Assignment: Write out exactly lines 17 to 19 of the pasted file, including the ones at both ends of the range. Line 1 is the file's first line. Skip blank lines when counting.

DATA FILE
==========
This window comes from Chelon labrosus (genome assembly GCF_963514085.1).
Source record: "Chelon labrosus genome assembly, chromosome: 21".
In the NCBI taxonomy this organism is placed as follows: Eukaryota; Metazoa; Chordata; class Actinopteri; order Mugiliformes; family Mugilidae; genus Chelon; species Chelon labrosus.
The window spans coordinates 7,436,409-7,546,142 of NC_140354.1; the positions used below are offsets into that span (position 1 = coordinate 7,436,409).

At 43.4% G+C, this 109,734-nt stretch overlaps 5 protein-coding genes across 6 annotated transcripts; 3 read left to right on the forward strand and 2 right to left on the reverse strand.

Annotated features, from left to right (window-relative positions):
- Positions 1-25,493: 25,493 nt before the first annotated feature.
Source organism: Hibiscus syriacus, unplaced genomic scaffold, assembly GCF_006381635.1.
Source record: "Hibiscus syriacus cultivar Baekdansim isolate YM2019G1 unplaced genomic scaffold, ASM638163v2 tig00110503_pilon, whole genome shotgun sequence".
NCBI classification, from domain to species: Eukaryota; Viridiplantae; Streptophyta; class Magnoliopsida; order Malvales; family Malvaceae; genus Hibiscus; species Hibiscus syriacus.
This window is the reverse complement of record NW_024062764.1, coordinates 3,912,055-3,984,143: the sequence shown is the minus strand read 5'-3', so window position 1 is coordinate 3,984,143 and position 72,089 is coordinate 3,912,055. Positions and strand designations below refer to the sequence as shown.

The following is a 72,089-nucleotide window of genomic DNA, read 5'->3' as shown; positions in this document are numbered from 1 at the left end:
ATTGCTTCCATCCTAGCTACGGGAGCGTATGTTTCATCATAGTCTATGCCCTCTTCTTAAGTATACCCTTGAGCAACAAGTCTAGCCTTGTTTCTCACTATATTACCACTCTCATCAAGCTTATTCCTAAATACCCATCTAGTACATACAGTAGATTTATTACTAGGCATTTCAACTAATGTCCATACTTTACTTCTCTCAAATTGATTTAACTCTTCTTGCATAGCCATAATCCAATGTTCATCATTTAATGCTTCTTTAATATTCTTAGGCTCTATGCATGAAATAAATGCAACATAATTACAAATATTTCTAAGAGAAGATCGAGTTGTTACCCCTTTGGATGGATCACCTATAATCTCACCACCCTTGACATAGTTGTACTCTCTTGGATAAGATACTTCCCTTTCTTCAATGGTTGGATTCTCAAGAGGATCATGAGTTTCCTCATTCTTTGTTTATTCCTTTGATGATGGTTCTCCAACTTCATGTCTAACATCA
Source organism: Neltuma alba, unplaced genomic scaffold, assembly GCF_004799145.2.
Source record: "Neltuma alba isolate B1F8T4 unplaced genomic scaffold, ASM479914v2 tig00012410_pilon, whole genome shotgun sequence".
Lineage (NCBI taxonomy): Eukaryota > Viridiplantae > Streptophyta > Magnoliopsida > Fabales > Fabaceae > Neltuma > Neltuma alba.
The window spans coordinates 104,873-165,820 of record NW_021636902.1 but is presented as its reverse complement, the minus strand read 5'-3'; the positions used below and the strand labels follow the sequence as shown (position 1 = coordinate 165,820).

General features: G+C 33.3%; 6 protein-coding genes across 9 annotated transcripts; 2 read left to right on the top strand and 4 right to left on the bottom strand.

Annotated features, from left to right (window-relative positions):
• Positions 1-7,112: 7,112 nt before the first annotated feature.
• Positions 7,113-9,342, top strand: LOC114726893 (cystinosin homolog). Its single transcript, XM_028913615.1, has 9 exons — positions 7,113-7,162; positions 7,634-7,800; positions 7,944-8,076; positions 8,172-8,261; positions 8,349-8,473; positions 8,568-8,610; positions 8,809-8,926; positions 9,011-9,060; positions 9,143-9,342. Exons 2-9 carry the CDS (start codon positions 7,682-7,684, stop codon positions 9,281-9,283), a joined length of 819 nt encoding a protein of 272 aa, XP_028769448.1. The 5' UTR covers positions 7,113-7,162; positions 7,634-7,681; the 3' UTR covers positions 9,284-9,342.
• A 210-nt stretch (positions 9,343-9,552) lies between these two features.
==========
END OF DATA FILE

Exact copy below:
The window spans coordinates 104,873-165,820 of record NW_021636902.1 but is presented as its reverse complement, the minus strand read 5'-3'; the positions used below and the strand labels follow the sequence as shown (position 1 = coordinate 165,820).

General features: G+C 33.3%; 6 protein-coding genes across 9 annotated transcripts; 2 read left to right on the top strand and 4 right to left on the bottom strand.

Annotated features, from left to right (window-relative positions):